Can it really have been 100 years already? The centenary of the Russian Revolution is upon us, and its memory is on the march across campuses and across the world. Nor is it a sepia-toned sort of memory: the questions raised by the Revolution as to whether and how another world is possible seem acutely relevant in our own time of revolutionary political, social, and environmental challenges. Thanks to the hard work of students, faculty and staff across campus—led by Professors Harriet Murav and David Cooper of the Department of Slavic Languages and Literatures—we at Illinois have a wonderful new program of events that explore and illustrate 1917’s continuing impact across the modern world.
Starting August 24th, the Krannert Art Museum is hosting a new exhibition, “Propositions on Revolution (Slogans for a Future),” curated by Professor Kristin Romberg (Art History). It features exciting new works by contemporary artists that have a “potential to start a conversation about what revolution means in our contemporary moment.” This exhibition is just the first of ten such events–”Ten Days that Shook the World / Shake the Campus”-that will keep us thinking about and moving through 1917 all term. There will be revolutionary films and poetry slams, musical performances and scholarly colloquiums, a production of Travesties by Tom Stoppard and an opera workshop based on Konstantin Malevich’s iconic act of iconoclasm, Black Square. Make plans to join us by checking out all the Ten Days on our special website, http://19172017.weebly.com/
This term is an eventful one for me, personally, as I’m thrilled to be joining REEEC as its new Director, as of August . I feel quite lucky: not only do we have an extraordinarily rich semester of programming ahead, the Center itself continues to grow and prosper in a challenging environment. In April, Professors Joseph Lenkart and Christopher ‘Kit’ Condill became the inaugural Ralph Fisher Library Scholars, supported by a generous endowment gift from Professor Emeritus Larry Miller. These funds will help sustain our historic strengths in REEES collections and librarianship in the future. Shortly thereafter, we learned the news that REEEC won one of the very few Title VIII awards given by the Department of State in this grant cycle. This will allow us to continue to develop our unique Slavic Reference Service and Summer Research Laboratory—alongside other initiatives—in the coming year. Make plans to join us in Urbana if you can next Summer!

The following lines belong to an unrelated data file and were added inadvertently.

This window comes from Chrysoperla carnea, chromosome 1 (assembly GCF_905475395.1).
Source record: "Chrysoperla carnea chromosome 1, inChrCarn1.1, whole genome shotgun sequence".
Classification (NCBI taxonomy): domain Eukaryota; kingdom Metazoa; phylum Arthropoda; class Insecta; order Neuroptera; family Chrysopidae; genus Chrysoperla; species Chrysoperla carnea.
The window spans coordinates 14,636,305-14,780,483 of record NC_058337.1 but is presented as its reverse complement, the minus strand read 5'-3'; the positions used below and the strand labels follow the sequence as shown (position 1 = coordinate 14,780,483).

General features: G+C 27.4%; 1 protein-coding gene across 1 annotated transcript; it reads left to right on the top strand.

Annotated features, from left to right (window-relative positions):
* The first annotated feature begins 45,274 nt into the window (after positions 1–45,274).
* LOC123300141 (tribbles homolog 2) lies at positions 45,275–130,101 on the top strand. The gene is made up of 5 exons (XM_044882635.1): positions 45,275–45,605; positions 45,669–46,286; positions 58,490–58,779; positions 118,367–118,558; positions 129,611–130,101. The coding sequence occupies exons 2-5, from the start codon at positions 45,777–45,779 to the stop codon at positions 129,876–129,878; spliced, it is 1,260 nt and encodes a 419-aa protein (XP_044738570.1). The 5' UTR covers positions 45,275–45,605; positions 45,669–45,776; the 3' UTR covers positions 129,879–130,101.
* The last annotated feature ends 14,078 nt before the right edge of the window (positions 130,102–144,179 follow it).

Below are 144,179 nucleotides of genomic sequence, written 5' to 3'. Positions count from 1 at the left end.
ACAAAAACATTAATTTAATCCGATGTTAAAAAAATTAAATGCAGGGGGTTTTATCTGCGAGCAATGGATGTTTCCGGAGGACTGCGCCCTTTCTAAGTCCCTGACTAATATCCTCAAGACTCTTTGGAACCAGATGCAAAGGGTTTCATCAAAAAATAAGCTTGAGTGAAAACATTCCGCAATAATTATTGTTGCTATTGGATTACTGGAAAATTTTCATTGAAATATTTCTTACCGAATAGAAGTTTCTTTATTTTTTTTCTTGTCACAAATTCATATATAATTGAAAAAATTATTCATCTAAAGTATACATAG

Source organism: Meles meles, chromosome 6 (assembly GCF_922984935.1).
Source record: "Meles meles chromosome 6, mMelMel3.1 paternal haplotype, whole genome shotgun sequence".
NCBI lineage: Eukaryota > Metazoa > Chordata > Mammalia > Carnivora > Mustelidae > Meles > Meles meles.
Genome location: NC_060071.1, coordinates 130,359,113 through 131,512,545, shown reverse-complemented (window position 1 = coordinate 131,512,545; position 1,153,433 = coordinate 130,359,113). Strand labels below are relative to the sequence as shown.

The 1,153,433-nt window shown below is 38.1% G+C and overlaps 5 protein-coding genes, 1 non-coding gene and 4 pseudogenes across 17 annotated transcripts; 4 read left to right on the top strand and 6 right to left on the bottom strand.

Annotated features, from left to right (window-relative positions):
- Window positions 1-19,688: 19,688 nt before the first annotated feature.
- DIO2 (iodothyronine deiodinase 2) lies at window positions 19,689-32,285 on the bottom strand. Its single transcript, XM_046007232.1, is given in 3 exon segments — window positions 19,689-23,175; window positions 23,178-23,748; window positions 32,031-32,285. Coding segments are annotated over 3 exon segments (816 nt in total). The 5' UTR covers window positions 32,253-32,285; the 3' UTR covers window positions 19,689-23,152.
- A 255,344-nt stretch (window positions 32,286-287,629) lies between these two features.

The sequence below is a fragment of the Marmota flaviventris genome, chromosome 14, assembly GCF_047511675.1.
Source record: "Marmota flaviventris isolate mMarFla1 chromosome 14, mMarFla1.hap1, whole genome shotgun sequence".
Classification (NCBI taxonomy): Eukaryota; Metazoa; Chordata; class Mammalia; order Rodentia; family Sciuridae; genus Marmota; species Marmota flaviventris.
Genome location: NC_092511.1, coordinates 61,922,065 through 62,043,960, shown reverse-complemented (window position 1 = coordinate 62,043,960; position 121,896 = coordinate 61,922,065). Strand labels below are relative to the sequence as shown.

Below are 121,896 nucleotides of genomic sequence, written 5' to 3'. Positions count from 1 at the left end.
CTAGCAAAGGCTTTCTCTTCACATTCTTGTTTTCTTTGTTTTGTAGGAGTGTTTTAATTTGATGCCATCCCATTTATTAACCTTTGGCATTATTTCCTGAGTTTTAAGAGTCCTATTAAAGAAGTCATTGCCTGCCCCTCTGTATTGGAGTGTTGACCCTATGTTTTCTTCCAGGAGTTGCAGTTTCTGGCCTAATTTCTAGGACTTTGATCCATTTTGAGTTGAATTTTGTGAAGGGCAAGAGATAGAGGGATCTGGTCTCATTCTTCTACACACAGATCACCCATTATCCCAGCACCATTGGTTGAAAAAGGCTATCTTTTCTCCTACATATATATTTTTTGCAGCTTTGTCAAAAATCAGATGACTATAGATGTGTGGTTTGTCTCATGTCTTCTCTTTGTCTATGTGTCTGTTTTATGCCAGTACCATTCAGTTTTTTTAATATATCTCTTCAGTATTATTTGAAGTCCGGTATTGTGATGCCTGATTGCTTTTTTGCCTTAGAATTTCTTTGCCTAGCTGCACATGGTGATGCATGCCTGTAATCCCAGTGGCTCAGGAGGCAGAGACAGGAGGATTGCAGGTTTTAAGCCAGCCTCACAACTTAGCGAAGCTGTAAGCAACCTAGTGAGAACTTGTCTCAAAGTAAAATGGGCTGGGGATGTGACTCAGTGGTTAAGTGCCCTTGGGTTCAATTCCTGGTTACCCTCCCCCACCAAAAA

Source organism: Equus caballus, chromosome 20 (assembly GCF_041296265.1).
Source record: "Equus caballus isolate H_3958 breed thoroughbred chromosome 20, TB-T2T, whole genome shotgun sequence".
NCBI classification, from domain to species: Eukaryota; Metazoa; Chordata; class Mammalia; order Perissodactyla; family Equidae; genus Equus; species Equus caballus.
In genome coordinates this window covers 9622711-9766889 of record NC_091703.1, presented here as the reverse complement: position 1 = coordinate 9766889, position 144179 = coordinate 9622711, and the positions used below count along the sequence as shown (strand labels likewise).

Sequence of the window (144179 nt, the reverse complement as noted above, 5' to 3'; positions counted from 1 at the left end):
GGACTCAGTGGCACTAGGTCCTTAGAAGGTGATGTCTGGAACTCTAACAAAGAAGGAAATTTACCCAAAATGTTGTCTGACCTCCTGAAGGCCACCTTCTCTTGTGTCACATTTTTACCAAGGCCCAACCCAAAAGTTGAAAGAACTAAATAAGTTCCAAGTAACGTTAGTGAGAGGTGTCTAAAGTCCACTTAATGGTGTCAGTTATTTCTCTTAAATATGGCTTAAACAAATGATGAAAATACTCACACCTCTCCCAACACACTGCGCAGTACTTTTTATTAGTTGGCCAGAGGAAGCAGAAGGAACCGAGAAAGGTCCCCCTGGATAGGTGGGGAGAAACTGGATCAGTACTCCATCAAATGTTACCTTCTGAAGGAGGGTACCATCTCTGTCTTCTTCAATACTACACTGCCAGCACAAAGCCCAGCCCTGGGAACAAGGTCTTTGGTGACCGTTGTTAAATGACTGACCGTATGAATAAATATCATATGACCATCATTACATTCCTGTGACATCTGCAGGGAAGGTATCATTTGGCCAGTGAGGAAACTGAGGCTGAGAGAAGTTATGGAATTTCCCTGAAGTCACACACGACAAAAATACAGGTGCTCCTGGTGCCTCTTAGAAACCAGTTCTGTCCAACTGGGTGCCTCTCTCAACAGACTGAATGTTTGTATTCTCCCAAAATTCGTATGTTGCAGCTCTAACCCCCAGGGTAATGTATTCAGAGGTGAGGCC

Since getting started, I’ve come to understand that all these big successes are but a small external expression of all the amazing work that goes on every day at REEEC, thanks to Dr. Maureen Marshall (our Associate Director), Linda McCabe, Stephanie Chung, and a great team of graduate and undergraduate student workers. I have the great fortune as well of following Professor David Cooper, whose five year term as Director lifted the Center to its recent string of successes. I can only hope to keep the momentum going: though our calendar for the Fall is largely planned, we’re gearing up to submit a new application for Title VI funding from the Department of Education. It will be a great chance to think about where REEEC has been and where it will be going in the next few years, as we enter the second post-1917 century. If you’re reading this newsletter we’d love to hear from you, with your thoughts and ideas! (And as always, your generous contributions help us take advantage of opportunities throughout the year to maintain Illinois’s place as a major institution in Russian, East European, and Eurasian Studies.)
Finally, it remains for me to close out this letter with one final, wonderful (if for us bittersweet) piece of news. Professor Diane P. Koenker, for over 30 years a member of our History faculty and a leader in research, teaching, and service across the field, will be leaving us. Starting in January, Diane will be the new Director of the School of Slavonic and East European Studies (SSEES) at University College London. It’s a rightful recognition of Diane’s amazing gifts as a scholar, and we want to wish her every success in her new position! We trust that she and Roger will find a wonderful new home in London, even as they will of course always have a place of honor here among us at Illinois.
With best wishes for the coming year,
John Randolph is an Associate Professor in the Department of History at the University of Illinois Urbana-Champaign and also the Director of REEEC as of Fall 2017.